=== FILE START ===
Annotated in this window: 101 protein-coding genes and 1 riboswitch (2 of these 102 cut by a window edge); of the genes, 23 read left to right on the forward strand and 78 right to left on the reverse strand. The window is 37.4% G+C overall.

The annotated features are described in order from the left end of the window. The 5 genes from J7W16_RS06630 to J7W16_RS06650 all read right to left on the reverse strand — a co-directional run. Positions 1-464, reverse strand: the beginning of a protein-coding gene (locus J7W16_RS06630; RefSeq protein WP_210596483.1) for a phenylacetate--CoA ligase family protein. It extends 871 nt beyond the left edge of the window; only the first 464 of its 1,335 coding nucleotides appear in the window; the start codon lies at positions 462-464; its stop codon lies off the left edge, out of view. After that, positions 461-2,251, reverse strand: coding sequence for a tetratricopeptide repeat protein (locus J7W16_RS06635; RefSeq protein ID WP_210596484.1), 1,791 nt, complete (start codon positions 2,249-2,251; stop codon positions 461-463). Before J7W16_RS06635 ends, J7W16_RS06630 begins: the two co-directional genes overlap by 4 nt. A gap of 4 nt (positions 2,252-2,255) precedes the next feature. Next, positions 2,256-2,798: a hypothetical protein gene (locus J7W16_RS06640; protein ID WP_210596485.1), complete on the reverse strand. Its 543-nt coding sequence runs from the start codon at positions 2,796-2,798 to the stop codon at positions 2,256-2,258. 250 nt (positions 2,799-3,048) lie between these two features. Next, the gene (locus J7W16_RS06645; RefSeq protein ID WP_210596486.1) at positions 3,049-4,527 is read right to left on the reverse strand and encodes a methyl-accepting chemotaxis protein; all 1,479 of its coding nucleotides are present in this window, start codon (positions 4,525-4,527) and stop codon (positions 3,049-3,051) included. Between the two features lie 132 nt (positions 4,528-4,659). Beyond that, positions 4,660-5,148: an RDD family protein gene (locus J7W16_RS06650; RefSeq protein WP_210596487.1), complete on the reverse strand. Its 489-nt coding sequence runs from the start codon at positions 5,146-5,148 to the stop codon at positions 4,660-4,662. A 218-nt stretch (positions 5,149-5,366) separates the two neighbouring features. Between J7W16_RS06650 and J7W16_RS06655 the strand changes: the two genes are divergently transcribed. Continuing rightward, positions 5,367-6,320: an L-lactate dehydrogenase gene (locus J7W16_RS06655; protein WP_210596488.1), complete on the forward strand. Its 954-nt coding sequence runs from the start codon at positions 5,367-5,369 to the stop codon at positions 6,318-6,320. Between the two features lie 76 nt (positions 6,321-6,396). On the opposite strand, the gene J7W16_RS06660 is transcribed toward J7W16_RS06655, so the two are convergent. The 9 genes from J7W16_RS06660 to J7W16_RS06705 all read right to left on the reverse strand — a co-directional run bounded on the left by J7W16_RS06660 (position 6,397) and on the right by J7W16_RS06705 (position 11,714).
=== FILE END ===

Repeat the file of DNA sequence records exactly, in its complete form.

Annotated in this window: 101 protein-coding genes and 1 riboswitch (2 of these 102 cut by a window edge); of the genes, 23 read left to right on the forward strand and 78 right to left on the reverse strand. The window is 37.4% G+C overall.

The annotated features are described in order from the left end of the window. The 5 genes from J7W16_RS06630 to J7W16_RS06650 all read right to left on the reverse strand — a co-directional run. Positions 1-464, reverse strand: the beginning of a protein-coding gene (locus J7W16_RS06630; RefSeq protein WP_210596483.1) for a phenylacetate--CoA ligase family protein. It extends 871 nt beyond the left edge of the window; only the first 464 of its 1,335 coding nucleotides appear in the window; the start codon lies at positions 462-464; its stop codon lies off the left edge, out of view. After that, positions 461-2,251, reverse strand: coding sequence for a tetratricopeptide repeat protein (locus J7W16_RS06635; RefSeq protein ID WP_210596484.1), 1,791 nt, complete (start codon positions 2,249-2,251; stop codon positions 461-463). Before J7W16_RS06635 ends, J7W16_RS06630 begins: the two co-directional genes overlap by 4 nt. A gap of 4 nt (positions 2,252-2,255) precedes the next feature. Next, positions 2,256-2,798: a hypothetical protein gene (locus J7W16_RS06640; protein ID WP_210596485.1), complete on the reverse strand. Its 543-nt coding sequence runs from the start codon at positions 2,796-2,798 to the stop codon at positions 2,256-2,258. 250 nt (positions 2,799-3,048) lie between these two features. Next, the gene (locus J7W16_RS06645; RefSeq protein ID WP_210596486.1) at positions 3,049-4,527 is read right to left on the reverse strand and encodes a methyl-accepting chemotaxis protein; all 1,479 of its coding nucleotides are present in this window, start codon (positions 4,525-4,527) and stop codon (positions 3,049-3,051) included. Between the two features lie 132 nt (positions 4,528-4,659). Beyond that, positions 4,660-5,148: an RDD family protein gene (locus J7W16_RS06650; RefSeq protein WP_210596487.1), complete on the reverse strand. Its 489-nt coding sequence runs from the start codon at positions 5,146-5,148 to the stop codon at positions 4,660-4,662. A 218-nt stretch (positions 5,149-5,366) separates the two neighbouring features. Between J7W16_RS06650 and J7W16_RS06655 the strand changes: the two genes are divergently transcribed. Continuing rightward, positions 5,367-6,320: an L-lactate dehydrogenase gene (locus J7W16_RS06655; protein WP_210596488.1), complete on the forward strand. Its 954-nt coding sequence runs from the start codon at positions 5,367-5,369 to the stop codon at positions 6,318-6,320. Between the two features lie 76 nt (positions 6,321-6,396). On the opposite strand, the gene J7W16_RS06660 is transcribed toward J7W16_RS06655, so the two are convergent. The 9 genes from J7W16_RS06660 to J7W16_RS06705 all read right to left on the reverse strand — a co-directional run bounded on the left by J7W16_RS06660 (position 6,397) and on the right by J7W16_RS06705 (position 11,714).